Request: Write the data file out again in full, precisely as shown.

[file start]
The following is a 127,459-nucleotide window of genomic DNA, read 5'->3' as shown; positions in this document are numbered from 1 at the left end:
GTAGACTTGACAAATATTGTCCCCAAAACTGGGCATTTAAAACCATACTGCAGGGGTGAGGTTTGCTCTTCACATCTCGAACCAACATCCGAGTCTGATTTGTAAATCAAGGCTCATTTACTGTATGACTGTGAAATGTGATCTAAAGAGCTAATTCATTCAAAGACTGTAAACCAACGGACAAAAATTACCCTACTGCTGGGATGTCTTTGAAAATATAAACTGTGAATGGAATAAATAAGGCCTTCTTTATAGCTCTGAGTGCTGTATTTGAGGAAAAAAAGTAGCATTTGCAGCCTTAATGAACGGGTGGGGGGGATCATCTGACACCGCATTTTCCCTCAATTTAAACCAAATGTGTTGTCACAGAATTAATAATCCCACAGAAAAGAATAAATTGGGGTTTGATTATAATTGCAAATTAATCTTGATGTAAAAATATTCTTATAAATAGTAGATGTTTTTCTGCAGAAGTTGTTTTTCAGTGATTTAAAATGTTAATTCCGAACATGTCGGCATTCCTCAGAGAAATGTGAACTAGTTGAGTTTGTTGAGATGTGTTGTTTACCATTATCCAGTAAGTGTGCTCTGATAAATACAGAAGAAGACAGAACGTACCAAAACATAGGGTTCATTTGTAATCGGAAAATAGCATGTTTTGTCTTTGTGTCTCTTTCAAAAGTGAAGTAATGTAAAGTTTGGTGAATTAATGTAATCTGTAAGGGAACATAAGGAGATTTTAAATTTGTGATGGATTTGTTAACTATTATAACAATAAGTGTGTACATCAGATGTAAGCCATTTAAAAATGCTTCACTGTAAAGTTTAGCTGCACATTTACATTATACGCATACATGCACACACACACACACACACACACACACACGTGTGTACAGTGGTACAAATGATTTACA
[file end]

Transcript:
The following is a 127,459-nucleotide window of genomic DNA, read 5'->3' as shown; positions in this document are numbered from 1 at the left end:
GTAGACTTGACAAATATTGTCCCCAAAACTGGGCATTTAAAACCATACTGCAGGGGTGAGGTTTGCTCTTCACATCTCGAACCAACATCCGAGTCTGATTTGTAAATCAAGGCTCATTTACTGTATGACTGTGAAATGTGATCTAAAGAGCTAATTCATTCAAAGACTGTAAACCAACGGACAAAAATTACCCTACTGCTGGGATGTCTTTGAAAATATAAACTGTGAATGGAATAAATAAGGCCTTCTTTATAGCTCTGAGTGCTGTATTTGAGGAAAAAAAGTAGCATTTGCAGCCTTAATGAACGGGTGGGGGGGATCATCTGACACCGCATTTTCCCTCAATTTAAACCAAATGTGTTGTCACAGAATTAATAATCCCACAGAAAAGAATAAATTGGGGTTTGATTATAATTGCAAATTAATCTTGATGTAAAAATATTCTTATAAATAGTAGATGTTTTTCTGCAGAAGTTGTTTTTCAGTGATTTAAAATGTTAATTCCGAACATGTCGGCATTCCTCAGAGAAATGTGAACTAGTTGAGTTTGTTGAGATGTGTTGTTTACCATTATCCAGTAAGTGTGCTCTGATAAATACAGAAGAAGACAGAACGTACCAAAACATAGGGTTCATTTGTAATCGGAAAATAGCATGTTTTGTCTTTGTGTCTCTTTCAAAAGTGAAGTAATGTAAAGTTTGGTGAATTAATGTAATCTGTAAGGGAACATAAGGAGATTTTAAATTTGTGATGGATTTGTTAACTATTATAACAATAAGTGTGTACATCAGATGTAAGCCATTTAAAAATGCTTCACTGTAAAGTTTAGCTGCACATTTACATTATACGCATACATGCACACACACACACACACACACACACACACGTGTGTACAGTGGTACAAATGATTTACA